I was working as a project producer for Anystage Creative – an international theatre and events company. We were in the midst of proposals for Dubai Expo 2020. The scale of Dubai’s Expo was going to be huge, an event surpassing even the original in Hyde Park, offering opportunities for the theatre and events industry on a global scale. Prior to this I had completed large scale projects in Mumbai and Bangkok.

 

I heard through some friends about People Powered. People Powered is a collective of freelancers from across the entertainment and live event industries who came together to help the NHS and other frontline services after their diaries emptied because of the coronavirus.The organisation was started by two lighting designers, Katharine Williams and Jono Kenyon, who wrote an open letter to the NHS about how we could help relieve pressure on services and aid with flattening the curve.

 

The importance of a calm space for NHS really came to the fore at the height pandemic – where staff were dealing with unimaginable stress. Our job was to help convert a designated space into a room where staff could take a moment, a cup of coffee and a biscuit. My job consisted of working out what we could do without having been in the room as the only time we enter the building is to do the install. Usually we are asked to provide specific furniture, lighting, soft furnishing, tea & coffee making facilities, artwork – and any other treats we can get hold of like plants, fake flowers, hand cream etc. There has never been a budget, so time is spent being creative and sourcing it all for free.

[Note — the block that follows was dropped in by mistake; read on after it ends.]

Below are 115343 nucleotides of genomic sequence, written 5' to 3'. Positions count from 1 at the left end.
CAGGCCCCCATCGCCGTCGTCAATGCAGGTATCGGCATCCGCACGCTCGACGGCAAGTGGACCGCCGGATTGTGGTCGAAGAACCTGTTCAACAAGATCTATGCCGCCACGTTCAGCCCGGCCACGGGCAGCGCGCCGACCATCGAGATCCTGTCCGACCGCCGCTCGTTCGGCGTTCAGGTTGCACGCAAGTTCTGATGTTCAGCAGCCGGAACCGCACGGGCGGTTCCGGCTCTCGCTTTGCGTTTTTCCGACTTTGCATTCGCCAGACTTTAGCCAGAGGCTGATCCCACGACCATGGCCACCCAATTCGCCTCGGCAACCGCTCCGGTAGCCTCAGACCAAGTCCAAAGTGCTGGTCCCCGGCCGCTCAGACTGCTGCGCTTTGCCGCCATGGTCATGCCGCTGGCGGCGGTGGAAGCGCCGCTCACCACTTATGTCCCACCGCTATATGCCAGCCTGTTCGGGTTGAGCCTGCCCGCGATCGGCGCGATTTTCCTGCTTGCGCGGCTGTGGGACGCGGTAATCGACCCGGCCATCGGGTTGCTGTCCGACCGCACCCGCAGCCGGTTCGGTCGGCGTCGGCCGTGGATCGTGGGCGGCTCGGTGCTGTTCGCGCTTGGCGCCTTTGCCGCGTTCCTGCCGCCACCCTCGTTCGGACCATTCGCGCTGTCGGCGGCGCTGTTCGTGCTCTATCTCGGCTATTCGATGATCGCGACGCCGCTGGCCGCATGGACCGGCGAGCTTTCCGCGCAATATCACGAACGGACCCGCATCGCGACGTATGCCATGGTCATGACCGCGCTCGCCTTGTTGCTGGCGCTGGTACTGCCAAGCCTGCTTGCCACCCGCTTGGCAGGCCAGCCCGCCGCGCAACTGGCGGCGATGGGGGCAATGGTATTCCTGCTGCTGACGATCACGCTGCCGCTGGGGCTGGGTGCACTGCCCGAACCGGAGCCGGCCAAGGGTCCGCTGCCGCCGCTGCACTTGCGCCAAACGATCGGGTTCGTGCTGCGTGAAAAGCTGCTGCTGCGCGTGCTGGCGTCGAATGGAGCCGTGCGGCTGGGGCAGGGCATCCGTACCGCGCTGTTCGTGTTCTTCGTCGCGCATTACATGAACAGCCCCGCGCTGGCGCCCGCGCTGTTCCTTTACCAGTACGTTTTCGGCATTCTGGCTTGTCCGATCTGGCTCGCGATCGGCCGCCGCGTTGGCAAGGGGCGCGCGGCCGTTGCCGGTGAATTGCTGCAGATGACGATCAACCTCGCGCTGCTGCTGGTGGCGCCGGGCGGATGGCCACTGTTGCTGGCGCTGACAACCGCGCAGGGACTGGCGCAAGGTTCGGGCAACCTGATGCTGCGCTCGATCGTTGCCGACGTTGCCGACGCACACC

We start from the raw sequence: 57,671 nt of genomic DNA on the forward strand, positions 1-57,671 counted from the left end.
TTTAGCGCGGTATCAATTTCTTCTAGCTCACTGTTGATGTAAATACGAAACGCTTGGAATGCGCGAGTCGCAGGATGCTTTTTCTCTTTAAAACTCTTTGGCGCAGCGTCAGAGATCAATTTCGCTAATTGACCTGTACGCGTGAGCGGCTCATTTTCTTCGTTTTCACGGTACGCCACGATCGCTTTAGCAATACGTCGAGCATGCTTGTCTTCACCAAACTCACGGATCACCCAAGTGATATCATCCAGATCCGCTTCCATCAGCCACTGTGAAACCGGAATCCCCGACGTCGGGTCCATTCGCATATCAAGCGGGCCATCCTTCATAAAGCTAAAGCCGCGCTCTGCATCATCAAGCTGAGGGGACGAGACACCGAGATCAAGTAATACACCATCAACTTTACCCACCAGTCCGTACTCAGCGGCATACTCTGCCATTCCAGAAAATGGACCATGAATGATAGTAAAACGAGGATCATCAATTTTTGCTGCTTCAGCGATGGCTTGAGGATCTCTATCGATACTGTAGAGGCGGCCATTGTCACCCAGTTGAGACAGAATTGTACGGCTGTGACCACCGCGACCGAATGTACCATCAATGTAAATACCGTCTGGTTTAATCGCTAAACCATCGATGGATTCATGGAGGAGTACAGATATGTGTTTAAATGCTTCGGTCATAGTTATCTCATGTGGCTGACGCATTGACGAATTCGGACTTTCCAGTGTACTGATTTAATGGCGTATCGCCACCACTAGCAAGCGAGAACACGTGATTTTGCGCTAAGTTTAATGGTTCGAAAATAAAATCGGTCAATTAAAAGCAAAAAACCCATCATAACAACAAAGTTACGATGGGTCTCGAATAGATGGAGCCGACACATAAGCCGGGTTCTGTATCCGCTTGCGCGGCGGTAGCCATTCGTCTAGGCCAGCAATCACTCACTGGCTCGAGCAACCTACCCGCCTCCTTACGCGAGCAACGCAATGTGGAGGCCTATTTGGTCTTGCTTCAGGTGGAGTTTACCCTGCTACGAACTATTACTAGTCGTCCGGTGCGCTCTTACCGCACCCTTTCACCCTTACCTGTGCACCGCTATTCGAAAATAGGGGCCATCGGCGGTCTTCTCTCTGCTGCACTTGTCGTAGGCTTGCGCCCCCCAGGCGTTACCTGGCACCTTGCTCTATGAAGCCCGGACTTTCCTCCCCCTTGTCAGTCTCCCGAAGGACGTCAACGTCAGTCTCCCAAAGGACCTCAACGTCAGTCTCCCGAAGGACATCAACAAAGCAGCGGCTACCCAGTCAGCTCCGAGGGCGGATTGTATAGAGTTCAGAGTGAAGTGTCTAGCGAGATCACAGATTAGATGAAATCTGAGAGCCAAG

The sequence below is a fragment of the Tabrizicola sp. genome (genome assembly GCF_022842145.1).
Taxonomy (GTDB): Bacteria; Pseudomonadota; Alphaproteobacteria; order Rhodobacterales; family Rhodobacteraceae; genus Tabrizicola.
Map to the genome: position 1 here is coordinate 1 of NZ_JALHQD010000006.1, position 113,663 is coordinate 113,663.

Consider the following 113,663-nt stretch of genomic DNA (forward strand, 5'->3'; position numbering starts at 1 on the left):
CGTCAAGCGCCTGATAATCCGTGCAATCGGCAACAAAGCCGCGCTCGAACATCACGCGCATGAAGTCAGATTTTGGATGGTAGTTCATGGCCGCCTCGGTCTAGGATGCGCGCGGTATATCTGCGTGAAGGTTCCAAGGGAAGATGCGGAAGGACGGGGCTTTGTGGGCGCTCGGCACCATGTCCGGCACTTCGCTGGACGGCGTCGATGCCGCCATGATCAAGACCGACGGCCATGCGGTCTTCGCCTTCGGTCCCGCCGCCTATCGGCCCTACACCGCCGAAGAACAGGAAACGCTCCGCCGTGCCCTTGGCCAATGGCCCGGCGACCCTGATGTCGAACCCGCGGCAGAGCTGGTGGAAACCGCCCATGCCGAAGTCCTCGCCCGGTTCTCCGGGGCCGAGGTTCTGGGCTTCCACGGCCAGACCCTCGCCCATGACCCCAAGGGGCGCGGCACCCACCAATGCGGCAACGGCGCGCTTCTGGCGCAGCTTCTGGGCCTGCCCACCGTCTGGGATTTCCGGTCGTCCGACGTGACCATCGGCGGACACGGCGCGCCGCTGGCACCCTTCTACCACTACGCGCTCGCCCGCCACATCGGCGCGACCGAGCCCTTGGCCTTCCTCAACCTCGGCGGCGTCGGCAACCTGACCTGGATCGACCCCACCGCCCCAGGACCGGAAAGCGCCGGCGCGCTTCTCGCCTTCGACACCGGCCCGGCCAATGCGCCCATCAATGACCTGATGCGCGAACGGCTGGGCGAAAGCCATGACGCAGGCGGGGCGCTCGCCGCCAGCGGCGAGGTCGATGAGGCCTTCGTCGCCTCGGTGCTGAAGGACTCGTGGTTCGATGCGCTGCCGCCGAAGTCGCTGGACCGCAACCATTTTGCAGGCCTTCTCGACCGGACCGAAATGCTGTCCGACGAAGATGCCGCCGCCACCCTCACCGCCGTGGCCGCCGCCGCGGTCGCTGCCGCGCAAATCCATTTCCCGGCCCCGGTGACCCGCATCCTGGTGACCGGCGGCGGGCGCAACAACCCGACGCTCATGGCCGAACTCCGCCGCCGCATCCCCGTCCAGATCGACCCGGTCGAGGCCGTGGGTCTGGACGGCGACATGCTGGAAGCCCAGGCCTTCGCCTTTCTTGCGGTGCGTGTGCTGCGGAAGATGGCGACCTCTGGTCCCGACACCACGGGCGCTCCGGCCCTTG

It is hugely satisfying. Like the buzz you get from opening night – I love handing over the ‘Wellbeing Room’ to the staff to use. The biggest challenge was understanding the institution of the NHS and its relationship with the wellbeing of its own staff. It is very emotional; as an individual I want to help as much as I can, but it can be overwhelming. As the pandemic is easing ever so slightly, I believe the NHS now needs to support the mental health of their workers – they’ve been through hell – and it’s not going to end as they reopen ‘normal’ services and attempt to catch up.